Here are three simple things to avoid to help you make sure you get the best possible translation.
1 – Incomplete, ambiguous source texts
It’s a myth to think that the quality of the original text has no impact on the readability of the final translation – as the saying goes, garbage in, garbage out.
While any professional translator will query anything that’s unclear or obviously wrong, any ambiguity always runs the risk of misinterpretation, especially if we are unable to speak to the person who wrote the original text.
If continual amendments are made, or a full text is not submitted, there is a further risk of errors creeping in. Lack of context makes for the hardest of translation assignments – short phrases with no feel for how the text fits in to the rest of the document are a minefield for misinterpretation.
Any in-house acronyms or abbreviations need explanation as might any specialist terms specific to your company.
Just take a minute to read through your text before sending it in – your translator is a professional linguist, but they’re not a mind reader!
2 – Proofreading by people who “can get by” in your target language
A colleague who speaks a little of the language in question probably isn’t the best person to ask to proofread a translation – although they may well be familiar with your terminology, their grasp of grammar, style or things to look for when proofreading or editing may be severely lacking. Proofreading by colleagues who only know the target language can cause even more problems, as they have no idea what the original text was trying to say and may twist the message completely.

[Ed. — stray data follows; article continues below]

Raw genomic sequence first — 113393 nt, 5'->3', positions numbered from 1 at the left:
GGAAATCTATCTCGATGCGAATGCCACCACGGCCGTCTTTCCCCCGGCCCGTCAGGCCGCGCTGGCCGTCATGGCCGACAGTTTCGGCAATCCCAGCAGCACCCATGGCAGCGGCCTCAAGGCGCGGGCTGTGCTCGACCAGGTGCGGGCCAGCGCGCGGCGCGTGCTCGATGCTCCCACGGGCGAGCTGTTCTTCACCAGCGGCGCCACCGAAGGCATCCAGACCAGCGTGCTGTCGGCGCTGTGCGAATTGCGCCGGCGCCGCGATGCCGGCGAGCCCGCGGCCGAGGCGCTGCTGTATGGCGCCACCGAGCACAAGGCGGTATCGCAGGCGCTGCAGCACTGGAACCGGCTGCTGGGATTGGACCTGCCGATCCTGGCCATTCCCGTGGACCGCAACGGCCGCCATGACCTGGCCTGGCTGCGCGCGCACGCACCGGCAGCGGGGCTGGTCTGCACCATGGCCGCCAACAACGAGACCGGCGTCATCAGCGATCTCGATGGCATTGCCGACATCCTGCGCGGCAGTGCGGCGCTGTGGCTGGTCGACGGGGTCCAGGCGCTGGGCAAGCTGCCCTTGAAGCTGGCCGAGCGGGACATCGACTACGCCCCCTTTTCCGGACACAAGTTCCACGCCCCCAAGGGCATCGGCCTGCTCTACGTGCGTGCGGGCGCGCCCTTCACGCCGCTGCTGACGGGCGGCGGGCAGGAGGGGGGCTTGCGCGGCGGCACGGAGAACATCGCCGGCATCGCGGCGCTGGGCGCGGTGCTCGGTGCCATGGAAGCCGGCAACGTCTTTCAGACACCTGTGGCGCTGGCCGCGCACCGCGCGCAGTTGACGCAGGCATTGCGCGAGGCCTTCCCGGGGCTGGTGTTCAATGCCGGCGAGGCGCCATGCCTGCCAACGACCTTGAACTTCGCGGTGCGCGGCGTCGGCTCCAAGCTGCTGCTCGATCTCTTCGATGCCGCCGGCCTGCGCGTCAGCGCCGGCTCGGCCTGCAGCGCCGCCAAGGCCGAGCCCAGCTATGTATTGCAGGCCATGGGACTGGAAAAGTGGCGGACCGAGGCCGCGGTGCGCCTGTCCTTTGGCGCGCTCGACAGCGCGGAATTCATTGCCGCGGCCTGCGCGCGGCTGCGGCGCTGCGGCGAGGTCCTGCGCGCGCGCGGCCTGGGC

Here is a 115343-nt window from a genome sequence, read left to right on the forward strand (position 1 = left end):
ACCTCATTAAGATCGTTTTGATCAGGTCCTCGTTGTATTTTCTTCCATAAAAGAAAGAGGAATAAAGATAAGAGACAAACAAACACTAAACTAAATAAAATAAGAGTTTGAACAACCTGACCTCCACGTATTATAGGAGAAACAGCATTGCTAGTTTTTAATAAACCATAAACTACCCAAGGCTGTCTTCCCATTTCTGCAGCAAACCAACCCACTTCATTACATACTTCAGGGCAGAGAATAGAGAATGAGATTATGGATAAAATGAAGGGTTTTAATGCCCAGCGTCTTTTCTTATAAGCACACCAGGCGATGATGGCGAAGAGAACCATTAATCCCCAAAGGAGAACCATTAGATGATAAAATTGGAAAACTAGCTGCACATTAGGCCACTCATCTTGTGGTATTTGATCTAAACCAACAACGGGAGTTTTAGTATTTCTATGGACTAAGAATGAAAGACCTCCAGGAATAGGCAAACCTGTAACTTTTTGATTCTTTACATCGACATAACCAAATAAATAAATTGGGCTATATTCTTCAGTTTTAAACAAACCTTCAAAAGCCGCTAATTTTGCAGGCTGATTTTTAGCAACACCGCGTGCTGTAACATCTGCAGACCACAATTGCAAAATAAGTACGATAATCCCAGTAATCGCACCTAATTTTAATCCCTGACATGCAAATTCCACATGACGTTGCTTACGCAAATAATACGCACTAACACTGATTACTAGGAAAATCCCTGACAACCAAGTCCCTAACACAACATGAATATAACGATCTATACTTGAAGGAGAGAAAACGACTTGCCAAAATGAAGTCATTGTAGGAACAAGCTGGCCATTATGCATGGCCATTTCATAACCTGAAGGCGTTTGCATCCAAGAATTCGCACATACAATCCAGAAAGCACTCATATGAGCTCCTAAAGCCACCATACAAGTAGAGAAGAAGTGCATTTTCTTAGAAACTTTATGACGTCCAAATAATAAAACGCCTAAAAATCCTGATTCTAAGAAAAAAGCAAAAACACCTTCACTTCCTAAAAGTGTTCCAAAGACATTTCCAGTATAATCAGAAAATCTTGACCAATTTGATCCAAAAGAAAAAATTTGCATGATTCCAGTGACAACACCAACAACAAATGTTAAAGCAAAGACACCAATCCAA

Ideally, a colleague with a good level of proficiency in the source language and native proficiency in the target language who also has a knowledge of the specialist terminology involved and your company’s requirements is the ideal solution.
If such an individual is not available, we are also able to offer checking by a second translator, which will ensure that the translation is accurate, faithful to the original text and linguistically correct.
3 – Back translations
Translating from English to German then getting someone else to translate the German back to English to see if the original text was properly done will not work. It’s a waste of time and money and completely pointless.
The opportunity for an error to be made is just increased – and it would be difficult to determine which party had made the error.
The simple exercise of putting a sentence back and forth in Google Translate should be enough to show you how quickly meaning can be lost and ambiguities created.
Far better to select the initial translation provider carefully, ensuring they have enough information to do the job properly, and taking care that the text for translation is clear in the first place.
There are of course many other ways to help your translator do a good job – here’s a link to an earlier post with 10 top tips for getting the best translation that you may like.